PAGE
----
I have a really busy workday. I’m often on the phone WhatsApping colleagues, checking emails and making sure I respond on time. When I need a distraction, I’ll check the news or social media to see what people are posting.
I do sometimes get stuck peering into my phone. Mostly it’s because I want to be efficient and fear not being in touch.
After I leave my office I go home to a couple of really fantastic children. I’m supervising them, making sure they’re eating, helping with homework and getting them ready for the next day.
Balancing work and home life
But every now and again I get a kick in a shin from my youngest, who is nine years old. She is independent, but she likes engagement and to have my full attention to be able to tell me about her school day, and sometimes I’m distracted… by my phone.
One day, when I was glancing at the phone, she was mid-story and apparently, I didn’t react properly, she looked at me and said “Mom, how’s your daughter?”
Intervention from my daughter
That made me stop, and ask: “Er, what do you mean?”
“Not me, the one in your hand,” she replied.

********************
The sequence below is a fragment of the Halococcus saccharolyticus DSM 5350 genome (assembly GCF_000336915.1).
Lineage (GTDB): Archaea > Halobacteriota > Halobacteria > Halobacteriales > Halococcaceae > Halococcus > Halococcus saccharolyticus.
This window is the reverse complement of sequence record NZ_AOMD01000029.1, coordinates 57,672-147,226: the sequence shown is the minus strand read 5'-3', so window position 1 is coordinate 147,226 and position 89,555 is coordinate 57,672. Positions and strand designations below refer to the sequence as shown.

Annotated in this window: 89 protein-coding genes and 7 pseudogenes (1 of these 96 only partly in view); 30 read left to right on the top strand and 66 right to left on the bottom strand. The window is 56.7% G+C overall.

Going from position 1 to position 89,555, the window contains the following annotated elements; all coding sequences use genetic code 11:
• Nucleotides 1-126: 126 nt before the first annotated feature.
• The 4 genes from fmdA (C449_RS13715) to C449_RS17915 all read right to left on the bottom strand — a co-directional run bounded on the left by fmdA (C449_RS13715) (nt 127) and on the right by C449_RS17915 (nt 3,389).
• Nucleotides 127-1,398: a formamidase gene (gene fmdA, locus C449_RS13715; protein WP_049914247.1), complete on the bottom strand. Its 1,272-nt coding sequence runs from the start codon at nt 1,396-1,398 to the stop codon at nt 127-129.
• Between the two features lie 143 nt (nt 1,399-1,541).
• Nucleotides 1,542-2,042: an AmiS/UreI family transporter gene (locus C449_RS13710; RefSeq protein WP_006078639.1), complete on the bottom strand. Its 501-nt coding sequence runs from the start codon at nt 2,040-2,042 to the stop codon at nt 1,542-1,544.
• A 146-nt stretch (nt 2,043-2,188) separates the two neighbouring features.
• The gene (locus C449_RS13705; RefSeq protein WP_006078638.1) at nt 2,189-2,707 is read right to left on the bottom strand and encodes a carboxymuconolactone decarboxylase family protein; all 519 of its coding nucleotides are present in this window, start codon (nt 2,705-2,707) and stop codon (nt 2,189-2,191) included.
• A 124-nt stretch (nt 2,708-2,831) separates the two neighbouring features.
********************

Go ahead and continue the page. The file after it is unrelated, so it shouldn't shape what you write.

That really made me pause. But then she’s a very enlightened child.
Being present as a parent
So, whenever she approaches me now, she will say: “Mom I have something to tell you, and you have to put your daughter down.”
Of course what she is saying in effect is that she wants the attention I am giving to my phone, to give to my daughter in the flesh. That’s her way of saying it’s not OK.
Many of us are distracted by social media, including us parents. But our presence is very important. When I am with her, my presence should be with my “real” daughter and not anywhere else. By telling her I’m focused on doing something important (on the phone), I am telling her she is less important.
Setting an example for our children
Kids also need to learn to balance and to unplug. Texting is a skill, yes, but face-to-face engagement is also a skill that needs to be developed.
Now at home we have a ‘No Electronics Day’. It’s a special day once a month and we have to go outside and play or find something to do as a family. For my daughter, she needs a day when we’re not taking a photo of the experience but actually living it. And I think that’s a fabulous idea.
I’m looking forward to her comment when I read this to her! I would like her to know that I did receive what she was saying, that I understand, and of course, I’d like to know if I’m doing better these days!
For children, and parents, looking for advice on how to navigate social media and the internet safely, please check out our Connect Smart website. You can also view UNICEF’s ‘Children in a Digital World Report’.